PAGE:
The Cross does not merely tell us that God forgives, it tells us that that is God’s way of making forgiveness possible. It is the way in which we understand how God forgives. I will go further: how can God forgive and still remain God? — that is the question. The Cross is the vindication of God. The Cross is the vindication of the character of God. The Cross not only shows the love of God more gloriously than anything else, it shows his righteousness, his justice, his holiness, and all the glory of his eternal attributes. They are all to be seen shining together there. If you do not see them all you have not seen the Cross. That is why we must totally reject the so-called ‘moral influence theory’ of the Atonement — the theory which says that all the Cross has to do is to break our hearts and to bring us to see the love of God.
Above and beyond all that, Paul says, ‘He is declaring his righteousness for the remission of sins that are past’. Why this, if it is merely a declaration of his love? No, says Paul, it is more than that. If it merely proclaimed his forgiveness we would be entitled to ask whether we can depend on God’s word, and whether he is righteous and just. It would be a fair question because God has repeatedly stated in the Old Testament that he hates sin and that he will punish sin, and that the wages of sin is death. The character of God is involved. God is not as men. We think sometimes that it is wonderful for people to say one thing and then do another. The parent says to the child, ‘If you do this thing you shall not have that sixpence to buy your sweets’. Then the boy does that thing, but the father says, ‘Well, it is all right’, and gives him the sixpence. That, we think, is love, and true forgiveness. But God does not behave in that manner. God, if I may so put it, is eternally consistent with himself. There is never a contradiction. He is ‘the Father of lights, with whom is no variableness, neither shadow of turning’. All these glorious attributes are to be seen shining like diamonds in his eternal character. And all of them must be manifest. In the Cross they are all manifested.
How can God be just and justify the ungodly? The answer is that he can, because he has punished the sins of ungodly sinners in his own Son. He has poured his wrath upon him. ‘He bore our chastisement.’ ‘By his stripes we are healed.’ God has done what he said he would do; he has punished sin. He proclaimed this through the Old Testament everywhere; and he has done what he said he would do. He has shown that he is righteous. He has made a public declaration of it. He is just and can justify, because having punished another in our stead, he can forgive us freely. And he does so. That is the message of verse 24: ‘Being justified [being regarded, declared, pronounced righteous] freely by his grace through the redemption [the ransoming] that is in Christ Jesus; whom God hath set forth as a propitiation through faith in his blood.’ Thus he declares his righteousness for having passed over those sins in his time of self-restraint. ‘To declare, I say’, his righteousness then, and now, and always, in forgiving sins. Thus he is, at one and the same time, just and the justifier of him that believeth in Jesus.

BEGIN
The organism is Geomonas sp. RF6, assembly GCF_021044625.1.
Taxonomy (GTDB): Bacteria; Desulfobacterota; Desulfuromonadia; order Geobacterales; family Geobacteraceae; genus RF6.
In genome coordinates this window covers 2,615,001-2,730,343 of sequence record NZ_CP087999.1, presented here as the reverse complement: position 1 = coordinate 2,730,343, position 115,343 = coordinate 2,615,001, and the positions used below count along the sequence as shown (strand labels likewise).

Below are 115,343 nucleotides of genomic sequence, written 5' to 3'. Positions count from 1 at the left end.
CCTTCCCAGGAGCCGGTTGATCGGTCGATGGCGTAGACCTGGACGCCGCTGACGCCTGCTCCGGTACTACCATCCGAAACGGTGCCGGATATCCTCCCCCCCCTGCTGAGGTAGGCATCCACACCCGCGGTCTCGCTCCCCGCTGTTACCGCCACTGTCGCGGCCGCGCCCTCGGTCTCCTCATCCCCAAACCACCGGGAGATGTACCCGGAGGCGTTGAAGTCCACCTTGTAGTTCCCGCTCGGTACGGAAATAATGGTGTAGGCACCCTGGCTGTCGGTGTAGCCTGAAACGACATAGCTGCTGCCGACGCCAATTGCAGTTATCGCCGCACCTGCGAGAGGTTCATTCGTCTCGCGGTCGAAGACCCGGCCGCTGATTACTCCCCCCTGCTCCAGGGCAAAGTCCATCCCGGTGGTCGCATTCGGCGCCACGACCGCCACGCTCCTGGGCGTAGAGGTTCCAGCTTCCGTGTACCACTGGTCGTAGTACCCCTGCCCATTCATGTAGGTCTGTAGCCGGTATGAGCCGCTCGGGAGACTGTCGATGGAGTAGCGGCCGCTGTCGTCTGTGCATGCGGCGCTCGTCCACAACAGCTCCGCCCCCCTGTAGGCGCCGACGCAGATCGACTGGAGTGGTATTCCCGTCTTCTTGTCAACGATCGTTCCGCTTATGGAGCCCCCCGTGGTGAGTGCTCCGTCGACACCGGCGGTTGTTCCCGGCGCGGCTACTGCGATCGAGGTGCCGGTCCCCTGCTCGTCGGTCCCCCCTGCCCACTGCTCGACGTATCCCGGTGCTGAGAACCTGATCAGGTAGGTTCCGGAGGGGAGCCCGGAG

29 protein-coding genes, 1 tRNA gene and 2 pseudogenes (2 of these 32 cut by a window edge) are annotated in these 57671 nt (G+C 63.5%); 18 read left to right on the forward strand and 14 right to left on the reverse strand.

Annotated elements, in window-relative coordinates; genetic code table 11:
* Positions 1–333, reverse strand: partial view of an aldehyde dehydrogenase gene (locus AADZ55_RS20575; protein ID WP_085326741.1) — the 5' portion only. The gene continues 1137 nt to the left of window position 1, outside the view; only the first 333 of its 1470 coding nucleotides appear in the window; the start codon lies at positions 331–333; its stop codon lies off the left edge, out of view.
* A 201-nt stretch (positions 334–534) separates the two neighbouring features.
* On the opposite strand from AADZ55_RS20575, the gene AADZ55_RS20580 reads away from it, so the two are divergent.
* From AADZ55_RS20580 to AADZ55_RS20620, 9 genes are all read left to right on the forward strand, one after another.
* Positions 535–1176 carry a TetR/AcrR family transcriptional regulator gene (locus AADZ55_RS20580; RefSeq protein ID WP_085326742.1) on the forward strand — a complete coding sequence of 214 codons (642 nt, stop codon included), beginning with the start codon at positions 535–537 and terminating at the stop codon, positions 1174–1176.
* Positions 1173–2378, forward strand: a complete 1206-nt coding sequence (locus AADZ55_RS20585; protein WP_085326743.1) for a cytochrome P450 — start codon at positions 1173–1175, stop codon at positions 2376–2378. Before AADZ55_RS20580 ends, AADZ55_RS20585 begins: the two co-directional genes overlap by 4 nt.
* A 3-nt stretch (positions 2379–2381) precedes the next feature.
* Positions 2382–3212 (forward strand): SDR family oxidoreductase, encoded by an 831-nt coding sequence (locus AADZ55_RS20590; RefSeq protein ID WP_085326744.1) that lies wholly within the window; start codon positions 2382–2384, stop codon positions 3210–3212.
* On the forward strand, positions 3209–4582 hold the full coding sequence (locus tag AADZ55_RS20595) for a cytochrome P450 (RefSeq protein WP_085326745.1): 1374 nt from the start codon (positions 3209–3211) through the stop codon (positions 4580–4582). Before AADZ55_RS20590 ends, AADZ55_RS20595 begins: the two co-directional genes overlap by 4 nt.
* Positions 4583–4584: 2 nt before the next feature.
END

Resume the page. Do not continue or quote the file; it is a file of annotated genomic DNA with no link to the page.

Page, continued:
Such is this great and glorious and wonderful statement. Make sure that your view, your understanding of the Cross, includes the whole of it. Test your view of the Cross. Where does this statement about ‘declaring’ his righteousness and so on, come into your thinking? Is it something that you just skip over and say: `Well, I don’t know what that means. All I know is, that God is love and that he forgives.’ But you should know the meaning of this. This is an essential part of the glorious Gospel. On Calvary God was making a way of salvation so that you and I might be forgiven. But he had to do so in a way that will leave his character inviolate, that will leave his eternal consistency still absolute and unbroken. Once you begin to look at it like that, you see that this is the most tremendous, the most glorious, the most staggering thing in the universe and in the whole of history. God is there declaring what he has done for us. He is declaring at the same time his own eternal greatness and glory, declaring that ‘He is light and in him is no darkness at all’. ‘When I survey the wondrous Cross. . .’, says Isaac Watts, but you do not see the wonder of it until you really do survey it in the light of this great statement of the Apostle. God was declaring publicly once and for ever his eternal justice and his eternal love. Never separate them, for they belong together in the character of God.